Following the intervention of Graham Stuart, Member of Parliament for Beverley and Holderness, the Government is tightening up the complaints process covering the installation of telegraph poles for broadband roll-out after he conveyed the strong opposition of local people to the Minister.
Graham hosted Hedon campaigners in Parliament on 8th November, where he was left in no doubt that the ugly and often unnecessary poles are causing significant problems for the town, and that the proliferation of poles could be repeated across the country.
Sir John Whittingdale MP, Minister for Data and Digital Infrastructure, has assured Graham that the Government is listening to their concerns.
He stated that the Government will be introducing measures to “incentivise collaborative and constructive relationships between operators and site providers, and ensure individuals have a clear route through which to make their concerns known to operators.”
This repeats Graham’s assertion that companies should ‘play nice’ and share infrastructure wherever possible to keep the ugly poles to a minimum.
This is the first time the Government has stated that it is working on the problem, which is caused as a result of KCOM not being compelled to share infrastructure with comparable pricing and ease to Openreach.
Graham called on the Government to open up Openreach back in 2016 to provide fair prices for broadband. Sir John has stated that Ofcom is working with KCOM to facilitate new entrants’ use of its network.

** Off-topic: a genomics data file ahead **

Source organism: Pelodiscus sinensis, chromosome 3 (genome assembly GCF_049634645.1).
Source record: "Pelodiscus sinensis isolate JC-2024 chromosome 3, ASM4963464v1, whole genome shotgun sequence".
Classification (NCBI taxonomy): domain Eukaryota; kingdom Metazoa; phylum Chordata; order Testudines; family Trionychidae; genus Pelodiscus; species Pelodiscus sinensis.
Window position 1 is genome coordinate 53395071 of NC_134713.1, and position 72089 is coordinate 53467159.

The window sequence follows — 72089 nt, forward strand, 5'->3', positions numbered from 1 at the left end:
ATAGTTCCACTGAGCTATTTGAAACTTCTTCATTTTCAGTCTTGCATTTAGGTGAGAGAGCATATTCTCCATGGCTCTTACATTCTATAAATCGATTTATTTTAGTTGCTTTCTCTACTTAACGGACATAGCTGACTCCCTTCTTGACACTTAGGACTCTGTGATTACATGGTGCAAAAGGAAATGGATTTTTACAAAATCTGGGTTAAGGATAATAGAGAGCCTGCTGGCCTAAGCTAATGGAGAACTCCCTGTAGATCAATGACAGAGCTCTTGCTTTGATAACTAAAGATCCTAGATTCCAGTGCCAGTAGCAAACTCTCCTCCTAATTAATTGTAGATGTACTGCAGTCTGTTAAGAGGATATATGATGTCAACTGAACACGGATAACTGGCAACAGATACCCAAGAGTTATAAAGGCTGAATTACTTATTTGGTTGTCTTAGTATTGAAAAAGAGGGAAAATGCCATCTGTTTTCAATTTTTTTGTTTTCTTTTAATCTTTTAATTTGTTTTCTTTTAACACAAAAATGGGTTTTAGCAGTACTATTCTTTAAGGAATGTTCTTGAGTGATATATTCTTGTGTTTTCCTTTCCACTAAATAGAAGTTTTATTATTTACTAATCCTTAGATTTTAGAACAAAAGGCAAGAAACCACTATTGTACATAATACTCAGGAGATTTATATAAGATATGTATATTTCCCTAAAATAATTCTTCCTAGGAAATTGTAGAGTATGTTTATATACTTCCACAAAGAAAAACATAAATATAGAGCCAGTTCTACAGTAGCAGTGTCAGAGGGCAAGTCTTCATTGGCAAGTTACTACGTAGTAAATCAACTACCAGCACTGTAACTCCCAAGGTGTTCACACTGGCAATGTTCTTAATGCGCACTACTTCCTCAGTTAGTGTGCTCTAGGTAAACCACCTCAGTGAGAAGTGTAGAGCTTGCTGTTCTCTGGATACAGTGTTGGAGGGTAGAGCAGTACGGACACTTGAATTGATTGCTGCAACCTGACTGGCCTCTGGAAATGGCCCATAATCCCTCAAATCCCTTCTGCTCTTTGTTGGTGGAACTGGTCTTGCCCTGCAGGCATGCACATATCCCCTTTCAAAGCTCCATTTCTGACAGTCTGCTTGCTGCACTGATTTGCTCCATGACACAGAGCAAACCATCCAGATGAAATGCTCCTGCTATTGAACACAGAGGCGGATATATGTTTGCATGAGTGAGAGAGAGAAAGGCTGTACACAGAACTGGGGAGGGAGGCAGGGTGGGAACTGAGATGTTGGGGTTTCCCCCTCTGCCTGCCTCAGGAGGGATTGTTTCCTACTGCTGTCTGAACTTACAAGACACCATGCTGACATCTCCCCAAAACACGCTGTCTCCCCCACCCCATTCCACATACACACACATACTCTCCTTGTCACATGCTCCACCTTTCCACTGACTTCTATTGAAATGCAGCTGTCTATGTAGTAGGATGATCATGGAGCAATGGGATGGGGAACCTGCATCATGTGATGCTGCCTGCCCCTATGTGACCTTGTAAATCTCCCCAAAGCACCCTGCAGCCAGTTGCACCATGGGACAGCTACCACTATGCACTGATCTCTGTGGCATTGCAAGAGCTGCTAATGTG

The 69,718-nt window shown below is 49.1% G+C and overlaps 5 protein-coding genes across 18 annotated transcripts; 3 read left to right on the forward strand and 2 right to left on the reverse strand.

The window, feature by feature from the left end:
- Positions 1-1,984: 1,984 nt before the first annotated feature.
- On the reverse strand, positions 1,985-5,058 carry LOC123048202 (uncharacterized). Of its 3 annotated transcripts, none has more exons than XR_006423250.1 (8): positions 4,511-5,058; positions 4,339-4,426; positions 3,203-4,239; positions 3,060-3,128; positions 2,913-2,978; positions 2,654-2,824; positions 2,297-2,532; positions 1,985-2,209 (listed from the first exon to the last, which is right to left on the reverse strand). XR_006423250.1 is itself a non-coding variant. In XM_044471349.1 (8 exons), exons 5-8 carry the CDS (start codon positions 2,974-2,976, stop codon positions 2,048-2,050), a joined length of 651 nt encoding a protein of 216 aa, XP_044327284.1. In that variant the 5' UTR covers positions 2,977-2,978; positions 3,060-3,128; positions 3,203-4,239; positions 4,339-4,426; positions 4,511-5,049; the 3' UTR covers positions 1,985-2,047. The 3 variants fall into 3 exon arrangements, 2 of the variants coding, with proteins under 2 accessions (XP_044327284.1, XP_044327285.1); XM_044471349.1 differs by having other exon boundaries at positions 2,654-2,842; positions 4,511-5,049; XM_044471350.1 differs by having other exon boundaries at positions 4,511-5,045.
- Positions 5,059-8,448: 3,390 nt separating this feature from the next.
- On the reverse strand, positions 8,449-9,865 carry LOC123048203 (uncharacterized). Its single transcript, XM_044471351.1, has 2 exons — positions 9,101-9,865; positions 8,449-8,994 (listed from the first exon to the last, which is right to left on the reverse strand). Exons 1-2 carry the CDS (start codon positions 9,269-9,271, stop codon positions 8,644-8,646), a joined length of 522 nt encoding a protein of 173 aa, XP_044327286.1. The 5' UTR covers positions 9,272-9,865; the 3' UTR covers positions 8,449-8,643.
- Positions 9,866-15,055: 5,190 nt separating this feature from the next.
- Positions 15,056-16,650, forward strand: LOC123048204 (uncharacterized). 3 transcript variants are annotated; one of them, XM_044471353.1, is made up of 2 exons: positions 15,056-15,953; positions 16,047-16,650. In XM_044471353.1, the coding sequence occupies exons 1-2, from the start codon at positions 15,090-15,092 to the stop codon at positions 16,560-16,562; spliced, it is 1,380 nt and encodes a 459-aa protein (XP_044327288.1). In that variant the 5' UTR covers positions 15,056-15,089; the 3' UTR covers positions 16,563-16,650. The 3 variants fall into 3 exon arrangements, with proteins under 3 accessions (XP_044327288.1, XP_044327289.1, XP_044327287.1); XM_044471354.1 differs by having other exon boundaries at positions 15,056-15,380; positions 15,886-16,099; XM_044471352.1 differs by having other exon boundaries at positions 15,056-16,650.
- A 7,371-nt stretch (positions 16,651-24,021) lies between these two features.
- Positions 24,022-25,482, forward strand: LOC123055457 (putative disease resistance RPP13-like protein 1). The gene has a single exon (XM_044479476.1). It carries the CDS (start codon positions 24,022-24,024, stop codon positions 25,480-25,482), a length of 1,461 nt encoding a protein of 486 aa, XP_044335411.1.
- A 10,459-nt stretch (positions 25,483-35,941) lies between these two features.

This is a welcome step and will ensure that it is easier for companies to share infrastructure, therefore avoiding unnecessary duplication of telegraph poles, and make it easier for local people to complain if they do not follow these rules.
The Government has also written to Local Planning Authorities to encourage them to inform Ofcom if any companies are not adhering to their obligations.
Graham remains in regular contact with ERYC about this issue and that they are doing their part to ensure people across Beverley and Holderness receive fast and cheaper broadband in a way that protects their community.
This is the latest in a series of steps Graham has taken to ensure the concerns of local people are heard at all levels, which include: arranging a meeting between campaigners, MS3, ERYC and councillors; writing to Ofcom to request a market review of broadband in Hull and the East Riding; encouraging MS3 to not go into the Conservation Area in Hedon at all; encouraging new entrants to seek a pole or duct sharing agreement where possible and requesting that ERYC delay permits while discussions continue.
Beverley and Holderness MP Graham Stuart commented: “We don’t want ugly and unnecessary poles in Hedon. The proper place for broadband infrastructure is underground wherever possible, as it clearly should have been in Hedon.
“So I’m delighted the Government is taking this seriously, and I’m grateful to the campaigners who have raised this at the highest level. Their tenacity has been the best of East Yorkshire.”